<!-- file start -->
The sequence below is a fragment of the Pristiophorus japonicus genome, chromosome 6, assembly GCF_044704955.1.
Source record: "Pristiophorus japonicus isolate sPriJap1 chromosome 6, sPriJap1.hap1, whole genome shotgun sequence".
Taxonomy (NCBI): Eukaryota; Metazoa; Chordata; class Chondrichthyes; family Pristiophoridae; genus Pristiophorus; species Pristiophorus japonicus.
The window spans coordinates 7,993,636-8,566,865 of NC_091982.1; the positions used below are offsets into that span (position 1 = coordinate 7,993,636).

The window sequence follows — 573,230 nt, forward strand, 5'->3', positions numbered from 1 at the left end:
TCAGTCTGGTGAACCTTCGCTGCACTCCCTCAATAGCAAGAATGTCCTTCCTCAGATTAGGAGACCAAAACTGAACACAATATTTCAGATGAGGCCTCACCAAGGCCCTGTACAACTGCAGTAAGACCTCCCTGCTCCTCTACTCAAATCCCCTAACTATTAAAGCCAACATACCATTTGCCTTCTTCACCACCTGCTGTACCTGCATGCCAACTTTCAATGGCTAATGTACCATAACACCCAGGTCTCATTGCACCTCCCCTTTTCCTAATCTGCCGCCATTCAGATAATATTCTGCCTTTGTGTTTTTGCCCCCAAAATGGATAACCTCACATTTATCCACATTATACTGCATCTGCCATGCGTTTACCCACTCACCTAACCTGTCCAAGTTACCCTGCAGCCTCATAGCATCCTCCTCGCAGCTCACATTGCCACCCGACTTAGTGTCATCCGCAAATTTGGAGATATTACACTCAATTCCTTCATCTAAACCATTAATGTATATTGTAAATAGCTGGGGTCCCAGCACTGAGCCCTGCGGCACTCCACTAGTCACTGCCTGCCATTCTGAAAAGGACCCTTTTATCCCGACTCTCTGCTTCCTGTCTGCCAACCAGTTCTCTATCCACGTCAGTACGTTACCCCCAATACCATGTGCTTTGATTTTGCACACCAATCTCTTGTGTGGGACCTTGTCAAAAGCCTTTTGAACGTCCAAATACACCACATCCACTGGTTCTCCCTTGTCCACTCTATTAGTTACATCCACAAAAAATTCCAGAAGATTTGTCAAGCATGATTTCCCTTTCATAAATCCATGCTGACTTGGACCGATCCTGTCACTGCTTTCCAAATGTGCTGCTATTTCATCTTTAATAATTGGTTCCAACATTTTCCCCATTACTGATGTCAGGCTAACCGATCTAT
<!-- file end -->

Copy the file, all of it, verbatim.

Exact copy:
The sequence below is a fragment of the Pristiophorus japonicus genome, chromosome 6, assembly GCF_044704955.1.
Source record: "Pristiophorus japonicus isolate sPriJap1 chromosome 6, sPriJap1.hap1, whole genome shotgun sequence".
Taxonomy (NCBI): Eukaryota; Metazoa; Chordata; class Chondrichthyes; family Pristiophoridae; genus Pristiophorus; species Pristiophorus japonicus.
The window spans coordinates 7,993,636-8,566,865 of NC_091982.1; the positions used below are offsets into that span (position 1 = coordinate 7,993,636).

The window sequence follows — 573,230 nt, forward strand, 5'->3', positions numbered from 1 at the left end:
TCAGTCTGGTGAACCTTCGCTGCACTCCCTCAATAGCAAGAATGTCCTTCCTCAGATTAGGAGACCAAAACTGAACACAATATTTCAGATGAGGCCTCACCAAGGCCCTGTACAACTGCAGTAAGACCTCCCTGCTCCTCTACTCAAATCCCCTAACTATTAAAGCCAACATACCATTTGCCTTCTTCACCACCTGCTGTACCTGCATGCCAACTTTCAATGGCTAATGTACCATAACACCCAGGTCTCATTGCACCTCCCCTTTTCCTAATCTGCCGCCATTCAGATAATATTCTGCCTTTGTGTTTTTGCCCCCAAAATGGATAACCTCACATTTATCCACATTATACTGCATCTGCCATGCGTTTACCCACTCACCTAACCTGTCCAAGTTACCCTGCAGCCTCATAGCATCCTCCTCGCAGCTCACATTGCCACCCGACTTAGTGTCATCCGCAAATTTGGAGATATTACACTCAATTCCTTCATCTAAACCATTAATGTATATTGTAAATAGCTGGGGTCCCAGCACTGAGCCCTGCGGCACTCCACTAGTCACTGCCTGCCATTCTGAAAAGGACCCTTTTATCCCGACTCTCTGCTTCCTGTCTGCCAACCAGTTCTCTATCCACGTCAGTACGTTACCCCCAATACCATGTGCTTTGATTTTGCACACCAATCTCTTGTGTGGGACCTTGTCAAAAGCCTTTTGAACGTCCAAATACACCACATCCACTGGTTCTCCCTTGTCCACTCTATTAGTTACATCCACAAAAAATTCCAGAAGATTTGTCAAGCATGATTTCCCTTTCATAAATCCATGCTGACTTGGACCGATCCTGTCACTGCTTTCCAAATGTGCTGCTATTTCATCTTTAATAATTGGTTCCAACATTTTCCCCATTACTGATGTCAGGCTAACCGATCTAT